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Black history, from quilts to opera

A West Side McDonalds will be transformed into a quilting bee, and the South Side Cultural Center will be transformed into a 1963 civil rights rally, in two cultural events exploring black history this weekend.

The North Lawndale African American Heritage Quilting Project is holding a “drive-thru quilting day” in the conference room of the McDonalds at Roosevelt and Kedzie on Saturday, February 25 from 10 a.m. to 3 p.m.

Customers will be invited to create a patch for the project’s second quilt, depicting anything they find meaningful including poems or Scripture, traditional African patterns, or depictions of family traditions or neighborhood landmarks or heroes.  People who bring photos or pictures can have them copied and transferred onto a patch.

The project reflects local activist Valerie Leonard’s passion for involving  people in participatory projects and a desire to build community pride.

The group has held quilting sessions at neighborhood churches and senior centers and is working on involving local schools, with students researching and designing patches with historical themes.

At a local church last week, “we had all ages, 3 to 80,” she says.  It’s not just women, either.  “It’s amazing, some of the young guys that do try it, they really get into it,” Leonard said.

On Sunday at 4 p.m., the South Shore Opera Company is presenting “The March,” an opera in development by composer Jonathan Stinson and librettist Alan Marshall exploring events surrounding the 1963 March on Washington.

Artists who’ve performed with the Lyric Opera, CSO, and other top groups will portray characters including Martin Luther King, John F. Kennedy (his aria occurs in a meeting the segregationist senators), Bayard Rustin and Chicago native Diane Nash.  A multimedia portion tells the story of Emmet Till, and Till comes back to life with the aria, “Mama, How Was I To Know?”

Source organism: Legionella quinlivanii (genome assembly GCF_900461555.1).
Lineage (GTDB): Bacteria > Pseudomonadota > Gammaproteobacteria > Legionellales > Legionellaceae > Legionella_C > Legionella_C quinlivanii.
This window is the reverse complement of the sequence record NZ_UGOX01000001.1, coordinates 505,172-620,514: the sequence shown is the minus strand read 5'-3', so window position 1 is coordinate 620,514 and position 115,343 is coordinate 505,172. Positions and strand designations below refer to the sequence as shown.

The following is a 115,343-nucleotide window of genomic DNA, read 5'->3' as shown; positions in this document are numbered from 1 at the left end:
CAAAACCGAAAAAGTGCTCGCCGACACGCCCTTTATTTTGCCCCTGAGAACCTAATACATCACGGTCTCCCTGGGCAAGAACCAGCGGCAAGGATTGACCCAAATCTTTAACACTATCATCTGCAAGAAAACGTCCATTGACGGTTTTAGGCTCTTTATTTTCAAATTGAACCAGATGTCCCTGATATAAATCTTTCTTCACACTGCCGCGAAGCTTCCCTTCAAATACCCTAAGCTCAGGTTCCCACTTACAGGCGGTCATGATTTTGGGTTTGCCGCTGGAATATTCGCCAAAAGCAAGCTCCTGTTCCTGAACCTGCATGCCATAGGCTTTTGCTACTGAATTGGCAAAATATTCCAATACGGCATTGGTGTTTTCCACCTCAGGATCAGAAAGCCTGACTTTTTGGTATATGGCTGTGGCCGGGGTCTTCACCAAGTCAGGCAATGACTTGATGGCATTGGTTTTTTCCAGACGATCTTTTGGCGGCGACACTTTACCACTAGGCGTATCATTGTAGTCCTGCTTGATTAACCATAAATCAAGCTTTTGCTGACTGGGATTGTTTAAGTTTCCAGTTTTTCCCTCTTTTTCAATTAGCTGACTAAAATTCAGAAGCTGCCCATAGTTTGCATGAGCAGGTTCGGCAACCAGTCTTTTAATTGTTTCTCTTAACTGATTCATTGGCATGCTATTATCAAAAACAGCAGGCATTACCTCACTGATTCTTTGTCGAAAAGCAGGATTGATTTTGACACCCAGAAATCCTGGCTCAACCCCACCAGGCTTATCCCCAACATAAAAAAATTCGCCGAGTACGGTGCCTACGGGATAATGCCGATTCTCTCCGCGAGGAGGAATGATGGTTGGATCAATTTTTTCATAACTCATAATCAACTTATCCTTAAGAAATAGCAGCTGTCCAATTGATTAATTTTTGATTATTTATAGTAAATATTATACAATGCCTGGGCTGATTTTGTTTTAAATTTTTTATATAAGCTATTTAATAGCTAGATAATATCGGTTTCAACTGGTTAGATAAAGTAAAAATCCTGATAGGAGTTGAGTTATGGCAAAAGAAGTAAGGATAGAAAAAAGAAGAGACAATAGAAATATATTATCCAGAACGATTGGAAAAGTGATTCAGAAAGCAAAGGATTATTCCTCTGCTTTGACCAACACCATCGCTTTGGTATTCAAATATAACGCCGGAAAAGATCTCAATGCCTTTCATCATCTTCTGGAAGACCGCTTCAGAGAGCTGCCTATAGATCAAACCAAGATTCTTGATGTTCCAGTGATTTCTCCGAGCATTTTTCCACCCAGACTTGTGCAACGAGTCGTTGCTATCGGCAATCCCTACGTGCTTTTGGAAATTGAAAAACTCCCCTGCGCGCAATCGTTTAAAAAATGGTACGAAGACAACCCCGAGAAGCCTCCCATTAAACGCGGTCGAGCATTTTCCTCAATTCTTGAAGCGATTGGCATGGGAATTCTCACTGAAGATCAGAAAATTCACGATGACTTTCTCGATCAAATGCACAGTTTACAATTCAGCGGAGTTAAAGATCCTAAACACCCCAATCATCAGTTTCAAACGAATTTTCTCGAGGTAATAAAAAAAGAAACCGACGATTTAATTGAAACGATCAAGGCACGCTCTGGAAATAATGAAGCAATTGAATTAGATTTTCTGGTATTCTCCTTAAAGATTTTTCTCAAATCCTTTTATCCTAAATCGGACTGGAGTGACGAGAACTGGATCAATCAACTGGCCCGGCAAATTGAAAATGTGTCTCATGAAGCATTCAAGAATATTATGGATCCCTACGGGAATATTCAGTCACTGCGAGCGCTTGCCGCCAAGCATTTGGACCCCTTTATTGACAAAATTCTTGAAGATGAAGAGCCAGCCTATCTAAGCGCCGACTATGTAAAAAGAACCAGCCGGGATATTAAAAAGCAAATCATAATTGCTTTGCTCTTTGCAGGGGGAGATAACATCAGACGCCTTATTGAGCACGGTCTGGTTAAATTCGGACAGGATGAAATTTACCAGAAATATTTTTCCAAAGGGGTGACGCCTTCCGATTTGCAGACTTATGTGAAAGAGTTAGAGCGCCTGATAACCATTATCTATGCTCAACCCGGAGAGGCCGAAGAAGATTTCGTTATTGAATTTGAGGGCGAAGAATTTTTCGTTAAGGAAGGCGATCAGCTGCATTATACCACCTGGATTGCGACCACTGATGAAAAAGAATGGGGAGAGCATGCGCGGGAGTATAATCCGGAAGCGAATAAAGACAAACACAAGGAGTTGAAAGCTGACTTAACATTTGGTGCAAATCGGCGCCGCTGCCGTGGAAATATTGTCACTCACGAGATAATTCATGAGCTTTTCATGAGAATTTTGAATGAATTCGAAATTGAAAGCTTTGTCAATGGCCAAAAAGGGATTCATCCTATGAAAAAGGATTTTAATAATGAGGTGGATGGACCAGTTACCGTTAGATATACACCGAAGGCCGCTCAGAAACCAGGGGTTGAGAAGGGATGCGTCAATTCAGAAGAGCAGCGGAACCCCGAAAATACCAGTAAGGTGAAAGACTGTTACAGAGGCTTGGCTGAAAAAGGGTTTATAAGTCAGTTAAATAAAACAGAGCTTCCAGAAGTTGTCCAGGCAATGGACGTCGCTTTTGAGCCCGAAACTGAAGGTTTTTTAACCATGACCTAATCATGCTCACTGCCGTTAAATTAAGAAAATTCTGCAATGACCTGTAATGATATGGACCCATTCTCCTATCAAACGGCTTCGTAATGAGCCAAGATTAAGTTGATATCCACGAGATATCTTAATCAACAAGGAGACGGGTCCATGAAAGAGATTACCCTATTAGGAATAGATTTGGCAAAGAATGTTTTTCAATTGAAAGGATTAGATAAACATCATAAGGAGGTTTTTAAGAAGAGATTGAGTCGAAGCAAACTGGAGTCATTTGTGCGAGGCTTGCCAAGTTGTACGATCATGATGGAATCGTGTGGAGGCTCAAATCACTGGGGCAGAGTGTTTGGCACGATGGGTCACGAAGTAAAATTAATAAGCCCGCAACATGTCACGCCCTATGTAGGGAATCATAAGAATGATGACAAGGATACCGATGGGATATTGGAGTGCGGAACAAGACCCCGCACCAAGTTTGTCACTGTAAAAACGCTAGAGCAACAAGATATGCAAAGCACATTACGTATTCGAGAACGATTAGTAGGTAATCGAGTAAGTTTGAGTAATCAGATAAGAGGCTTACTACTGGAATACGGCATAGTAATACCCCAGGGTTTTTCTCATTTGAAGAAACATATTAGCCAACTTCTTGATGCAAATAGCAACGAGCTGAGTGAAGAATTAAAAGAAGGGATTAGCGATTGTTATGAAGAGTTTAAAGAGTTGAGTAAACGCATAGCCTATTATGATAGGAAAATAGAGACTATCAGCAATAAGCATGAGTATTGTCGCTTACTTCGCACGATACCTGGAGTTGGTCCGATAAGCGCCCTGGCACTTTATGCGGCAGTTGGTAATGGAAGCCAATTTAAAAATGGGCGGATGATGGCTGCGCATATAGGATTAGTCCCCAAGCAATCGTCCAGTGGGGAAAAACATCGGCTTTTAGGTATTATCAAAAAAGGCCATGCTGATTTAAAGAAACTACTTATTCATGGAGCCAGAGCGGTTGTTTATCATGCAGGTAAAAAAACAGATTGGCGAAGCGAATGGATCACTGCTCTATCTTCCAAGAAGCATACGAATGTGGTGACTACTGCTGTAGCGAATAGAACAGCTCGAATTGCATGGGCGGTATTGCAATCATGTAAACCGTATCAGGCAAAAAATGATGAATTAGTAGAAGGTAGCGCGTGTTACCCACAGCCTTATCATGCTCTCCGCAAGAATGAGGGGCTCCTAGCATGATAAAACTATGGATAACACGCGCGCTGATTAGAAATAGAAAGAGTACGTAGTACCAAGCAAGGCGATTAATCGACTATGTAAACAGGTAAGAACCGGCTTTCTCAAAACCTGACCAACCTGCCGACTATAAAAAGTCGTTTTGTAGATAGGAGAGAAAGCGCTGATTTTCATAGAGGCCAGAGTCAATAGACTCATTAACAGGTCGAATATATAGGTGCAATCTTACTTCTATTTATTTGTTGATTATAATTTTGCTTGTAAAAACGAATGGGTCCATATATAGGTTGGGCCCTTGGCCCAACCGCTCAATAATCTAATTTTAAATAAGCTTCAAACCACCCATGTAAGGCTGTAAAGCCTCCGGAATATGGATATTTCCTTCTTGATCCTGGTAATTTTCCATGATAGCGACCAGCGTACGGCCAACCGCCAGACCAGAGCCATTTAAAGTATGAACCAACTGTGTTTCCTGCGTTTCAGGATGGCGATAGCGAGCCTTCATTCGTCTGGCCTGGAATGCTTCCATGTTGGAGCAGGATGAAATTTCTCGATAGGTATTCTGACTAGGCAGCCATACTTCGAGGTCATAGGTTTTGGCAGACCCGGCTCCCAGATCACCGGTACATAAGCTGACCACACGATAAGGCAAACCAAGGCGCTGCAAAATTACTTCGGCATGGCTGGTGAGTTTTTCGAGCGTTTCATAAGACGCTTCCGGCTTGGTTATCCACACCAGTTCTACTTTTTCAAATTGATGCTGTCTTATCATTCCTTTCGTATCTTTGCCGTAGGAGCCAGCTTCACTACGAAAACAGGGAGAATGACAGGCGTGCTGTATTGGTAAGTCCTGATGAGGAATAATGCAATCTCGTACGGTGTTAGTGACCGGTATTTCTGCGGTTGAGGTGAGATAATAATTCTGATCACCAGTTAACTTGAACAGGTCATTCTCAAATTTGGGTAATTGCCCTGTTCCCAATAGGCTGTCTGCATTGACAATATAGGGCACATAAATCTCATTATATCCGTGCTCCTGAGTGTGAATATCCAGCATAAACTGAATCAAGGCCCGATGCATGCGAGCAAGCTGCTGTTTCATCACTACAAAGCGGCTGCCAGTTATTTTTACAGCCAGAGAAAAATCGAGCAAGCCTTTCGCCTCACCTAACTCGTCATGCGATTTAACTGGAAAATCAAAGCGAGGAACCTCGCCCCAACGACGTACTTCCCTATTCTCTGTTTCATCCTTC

The music is “contemporary and accessible,” said SSCO publicity chair Gary Ossewaarde.

The performance launches the company’s fourth season.  Housed in the historic South Shore Cultural Center and led by artistic director Cornelius Johnson, the company features work by African and African-American composers along with standard repertoire.  They’ve had notable performances of scenes from “Carmen” and “Porgy and Bess,” and they hope to mount a production of Scott Joplin’s opera, “Treemonisha,” Ossewaarde said.

The Chicago Park District is co-sponsoring the event, which is free.

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Category: arts, history, Lawndale, South Shore


2 Responses

  1. Thanks for the mention, Curtis!!! We’re looking forward to a great day tomorrow.

  2. We thank each of you who was able to attend Saturday’s Drive-Thru Quilting event. We thank Mssrs. Ronald Lofton Sr. and Ronald Lofton Jr. for their generous support of the event, including discounted meals for participants. We thank City Year volunteers who helped with the logistics and artistic vision, and got their hands dirty designing quilt blocks. We thank Reneau Diallo, Karen Bailey and Zoe Ann Nance for their leadership.

    We displayed our very first quilt, and the quilt in progress prepared by Carey Tercentenary AME Church. We had a great turnout, and participants generated enough quilt blocks to pull together two quilts. We were so impressed by the work of a Viet Nam Vet who participated that we will pull his blocks together to make a separate quilt. We will display quilts from the project at McDonald’s and take the show on the road when we get a critical mass of quilts. In the meantime, we will be working with schools and other organizations in the community to assist them in making quilts. If your organization is interested in participating, please contact me at We are looking forward to strengthening the social fabric of our community.

    We thank Paul Norrington and Seth Barnhart, for sharing their photos. God willing, I will be able to provide you with more pics later this week.

    Seth’s Pictures

    Paul’s Pictures

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